A shaft-driven bicycle is a chainless bicycle that uses a driveshaft instead of a chain to transmit power from the pedals to the wheel. Shaft drives were introduced over a century ago, but were mostly supplanted by chain-driven bicycles due to the gear ranges possible with sprockets and derailleurs. Recently, due to advancements in internal gear technology, a small number of modern shaft-driven bicycles have been introduced.
Shaft-driven bikes have a large bevel gear where a conventional bike would have its chainring. This meshes with another bevel gear mounted on the driveshaft. The use of bevel gears allows drive from the pedals to be turned through 90 degrees. The driveshaft then has another bevel gear near the rear wheel hub which meshes with a bevel gear on the hub where the rear sprocket would be on a conventional bike. The 90-degree change of the drive plane that occurs at the bottom bracket and again at the rear hub requires the use of bevel gears. Bevel gears are the most efficient way of turning drives 90 degrees as compared to worm gears or crossed helical gears. The driveshaft is often mated to a hub gear which is an internal gear system housed inside the rear hub. Today, there are three significant manufacturers of internal hubs suitable for use with shaft drive systems, including Shimano Nexus, SRAM and Sturmey-Archer.
A valid comparison of shaft vs. chain drives can only be made if both bikes use the same type of gearing, whether single-speed or with an internal gear system. Most of the advantages claimed for a shaft drive can be realized by using a fully-enclosed chain case.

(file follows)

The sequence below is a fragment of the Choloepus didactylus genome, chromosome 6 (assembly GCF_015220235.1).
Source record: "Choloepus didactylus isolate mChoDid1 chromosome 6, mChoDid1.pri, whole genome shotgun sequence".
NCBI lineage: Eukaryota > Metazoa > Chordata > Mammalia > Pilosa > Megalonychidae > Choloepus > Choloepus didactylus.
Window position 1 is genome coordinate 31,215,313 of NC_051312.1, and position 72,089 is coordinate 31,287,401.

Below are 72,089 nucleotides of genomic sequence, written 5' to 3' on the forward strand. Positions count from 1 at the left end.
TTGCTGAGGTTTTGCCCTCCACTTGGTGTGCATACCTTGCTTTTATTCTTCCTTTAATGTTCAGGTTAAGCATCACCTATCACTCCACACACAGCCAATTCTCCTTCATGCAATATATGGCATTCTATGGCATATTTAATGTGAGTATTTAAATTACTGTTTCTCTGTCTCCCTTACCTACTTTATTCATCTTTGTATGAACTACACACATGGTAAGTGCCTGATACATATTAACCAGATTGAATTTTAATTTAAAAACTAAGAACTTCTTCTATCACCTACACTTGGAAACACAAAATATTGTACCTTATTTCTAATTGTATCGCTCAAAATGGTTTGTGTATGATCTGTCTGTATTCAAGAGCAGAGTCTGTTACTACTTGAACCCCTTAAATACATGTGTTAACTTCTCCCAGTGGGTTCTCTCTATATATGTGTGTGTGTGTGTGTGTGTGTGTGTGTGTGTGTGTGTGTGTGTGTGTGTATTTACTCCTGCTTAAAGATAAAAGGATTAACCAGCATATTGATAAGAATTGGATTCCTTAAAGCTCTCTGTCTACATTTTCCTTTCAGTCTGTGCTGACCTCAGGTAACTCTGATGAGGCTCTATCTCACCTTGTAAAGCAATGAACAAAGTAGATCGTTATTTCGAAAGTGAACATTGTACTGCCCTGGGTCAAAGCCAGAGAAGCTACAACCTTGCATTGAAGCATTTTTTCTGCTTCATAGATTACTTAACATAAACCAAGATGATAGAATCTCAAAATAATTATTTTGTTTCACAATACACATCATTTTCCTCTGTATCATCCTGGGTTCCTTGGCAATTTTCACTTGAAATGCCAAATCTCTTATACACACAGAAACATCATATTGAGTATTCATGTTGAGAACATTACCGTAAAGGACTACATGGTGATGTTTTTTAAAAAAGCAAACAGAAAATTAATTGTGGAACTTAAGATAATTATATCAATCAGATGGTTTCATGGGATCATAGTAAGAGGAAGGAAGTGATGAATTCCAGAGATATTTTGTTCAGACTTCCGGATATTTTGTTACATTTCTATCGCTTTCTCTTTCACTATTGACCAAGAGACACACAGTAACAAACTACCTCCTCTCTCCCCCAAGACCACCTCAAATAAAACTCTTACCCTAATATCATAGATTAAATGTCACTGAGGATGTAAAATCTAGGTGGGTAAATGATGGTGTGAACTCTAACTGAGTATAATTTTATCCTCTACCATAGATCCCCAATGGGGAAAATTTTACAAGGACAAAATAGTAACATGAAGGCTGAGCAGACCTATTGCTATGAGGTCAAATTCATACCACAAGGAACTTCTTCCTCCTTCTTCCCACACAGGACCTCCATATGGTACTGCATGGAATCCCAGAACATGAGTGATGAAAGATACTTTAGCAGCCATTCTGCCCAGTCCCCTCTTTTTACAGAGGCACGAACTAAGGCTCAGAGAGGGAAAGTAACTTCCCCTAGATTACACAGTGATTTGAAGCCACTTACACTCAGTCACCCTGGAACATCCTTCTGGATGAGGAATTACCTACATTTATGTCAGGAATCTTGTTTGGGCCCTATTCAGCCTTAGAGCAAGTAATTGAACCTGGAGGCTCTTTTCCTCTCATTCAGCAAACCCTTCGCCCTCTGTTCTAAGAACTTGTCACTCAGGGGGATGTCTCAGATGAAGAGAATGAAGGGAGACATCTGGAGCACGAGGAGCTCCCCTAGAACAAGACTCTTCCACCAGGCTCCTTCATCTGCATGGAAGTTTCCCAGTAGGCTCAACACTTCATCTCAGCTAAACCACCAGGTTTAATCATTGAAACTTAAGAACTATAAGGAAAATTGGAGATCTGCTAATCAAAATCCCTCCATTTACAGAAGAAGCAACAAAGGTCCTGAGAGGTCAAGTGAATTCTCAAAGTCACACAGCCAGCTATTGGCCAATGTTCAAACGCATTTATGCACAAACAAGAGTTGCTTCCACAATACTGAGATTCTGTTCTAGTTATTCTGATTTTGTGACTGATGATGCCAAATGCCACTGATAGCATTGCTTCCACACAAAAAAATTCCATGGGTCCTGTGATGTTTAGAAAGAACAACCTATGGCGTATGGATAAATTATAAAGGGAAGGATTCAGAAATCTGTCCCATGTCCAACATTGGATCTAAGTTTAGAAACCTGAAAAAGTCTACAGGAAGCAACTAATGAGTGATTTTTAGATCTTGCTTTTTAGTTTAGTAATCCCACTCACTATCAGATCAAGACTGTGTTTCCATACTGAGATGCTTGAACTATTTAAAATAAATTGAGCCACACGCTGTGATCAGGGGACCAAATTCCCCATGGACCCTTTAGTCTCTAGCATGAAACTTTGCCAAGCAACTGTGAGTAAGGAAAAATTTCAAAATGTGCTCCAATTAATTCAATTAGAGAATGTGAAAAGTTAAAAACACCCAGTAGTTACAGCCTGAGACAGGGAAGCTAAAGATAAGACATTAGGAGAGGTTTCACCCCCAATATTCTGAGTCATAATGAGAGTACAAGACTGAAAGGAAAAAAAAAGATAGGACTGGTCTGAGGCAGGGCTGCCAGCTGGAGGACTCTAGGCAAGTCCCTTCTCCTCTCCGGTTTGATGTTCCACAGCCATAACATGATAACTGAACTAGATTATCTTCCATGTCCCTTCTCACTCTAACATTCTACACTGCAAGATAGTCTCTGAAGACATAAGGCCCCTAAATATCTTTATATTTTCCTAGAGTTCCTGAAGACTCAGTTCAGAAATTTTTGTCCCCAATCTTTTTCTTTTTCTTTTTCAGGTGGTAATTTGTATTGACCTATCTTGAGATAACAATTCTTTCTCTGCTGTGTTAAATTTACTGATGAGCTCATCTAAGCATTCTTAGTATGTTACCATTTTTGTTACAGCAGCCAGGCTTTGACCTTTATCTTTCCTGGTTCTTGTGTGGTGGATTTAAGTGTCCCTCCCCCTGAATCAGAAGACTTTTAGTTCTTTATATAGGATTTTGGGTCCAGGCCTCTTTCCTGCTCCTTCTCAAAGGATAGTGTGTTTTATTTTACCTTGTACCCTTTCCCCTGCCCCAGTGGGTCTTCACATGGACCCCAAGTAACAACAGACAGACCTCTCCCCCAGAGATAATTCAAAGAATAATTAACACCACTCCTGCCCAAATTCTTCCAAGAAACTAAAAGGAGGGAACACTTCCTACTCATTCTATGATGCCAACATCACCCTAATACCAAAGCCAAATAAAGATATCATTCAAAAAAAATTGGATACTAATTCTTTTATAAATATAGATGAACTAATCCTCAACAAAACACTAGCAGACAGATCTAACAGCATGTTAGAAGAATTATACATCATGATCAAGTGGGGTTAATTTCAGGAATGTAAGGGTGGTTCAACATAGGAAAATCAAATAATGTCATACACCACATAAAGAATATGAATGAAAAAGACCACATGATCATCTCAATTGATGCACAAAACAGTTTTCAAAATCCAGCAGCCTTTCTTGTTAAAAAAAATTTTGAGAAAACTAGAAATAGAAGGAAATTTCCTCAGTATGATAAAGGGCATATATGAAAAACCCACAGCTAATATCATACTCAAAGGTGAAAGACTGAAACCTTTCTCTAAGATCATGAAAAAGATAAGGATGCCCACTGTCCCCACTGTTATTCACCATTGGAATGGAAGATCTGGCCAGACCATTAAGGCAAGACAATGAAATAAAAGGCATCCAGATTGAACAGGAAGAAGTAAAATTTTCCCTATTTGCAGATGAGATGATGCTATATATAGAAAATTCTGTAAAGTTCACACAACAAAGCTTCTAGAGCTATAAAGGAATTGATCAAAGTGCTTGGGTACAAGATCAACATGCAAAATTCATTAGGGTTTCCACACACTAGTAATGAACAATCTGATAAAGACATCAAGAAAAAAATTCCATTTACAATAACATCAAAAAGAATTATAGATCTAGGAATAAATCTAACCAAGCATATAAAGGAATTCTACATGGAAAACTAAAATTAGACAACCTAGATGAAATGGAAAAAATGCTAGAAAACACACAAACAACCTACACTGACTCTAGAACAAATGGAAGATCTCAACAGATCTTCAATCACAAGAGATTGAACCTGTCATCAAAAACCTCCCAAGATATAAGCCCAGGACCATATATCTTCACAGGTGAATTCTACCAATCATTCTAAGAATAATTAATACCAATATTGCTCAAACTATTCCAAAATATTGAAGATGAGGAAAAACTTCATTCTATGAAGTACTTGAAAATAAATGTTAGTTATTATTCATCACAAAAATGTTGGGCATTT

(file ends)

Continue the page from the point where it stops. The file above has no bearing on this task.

Some of the other issues addressed by the shaft drive, such as protection for clothing and from ingress of dirt, can be met through the use of chain guards. The reduced need for adjustment in shaft-drive bikes also applies to a similar extent in chain drive hub geared bikes. Not all hub gear systems are shaft compatible.
Bicycles typically employ more torque (an adult man can easily generate more than 100 lb/f) but at much lower rotational speed than motorcycles and cars This mitigates against shaft drive as the shafts must be large to cope with the torque, which adds to their mass. This is particularly noticeable when pedalling hard, when there can be noticeable torsional springing in the drive train.
The shaft-driven bicycle was originally developed in the late 1800s. The French company L'Acatane did most of the development in the 1890s. During this period, Columbia aggressively marketed the chainless bicycle in the USA. Chainless bicycles were moderately popular in 1898 and 1899, although sales were still much smaller than regular bicycles, primarily due to the high cost. The bikes were also somewhat less efficient than regular bicycles -- there was roughly an 8 percent in the gearing, in part due to limited manufacturing technology at the time (although the efficiency loss was not huge -- Major Taylor won several races on a shaft drive bicycle). The rear wheel was also more difficult to remove to change flats. Many of these deficiencies have been overcome in the past century.
While a small number of chainless bicycles were available, for the most part, shaft-driven bicycles disappeared from view for most of the 20th century. There is, however, still a niche market for chainless bikes, especially for commuters, and there are a number of manufacturers who offer them either as part of a larger range or as a primary specialisation.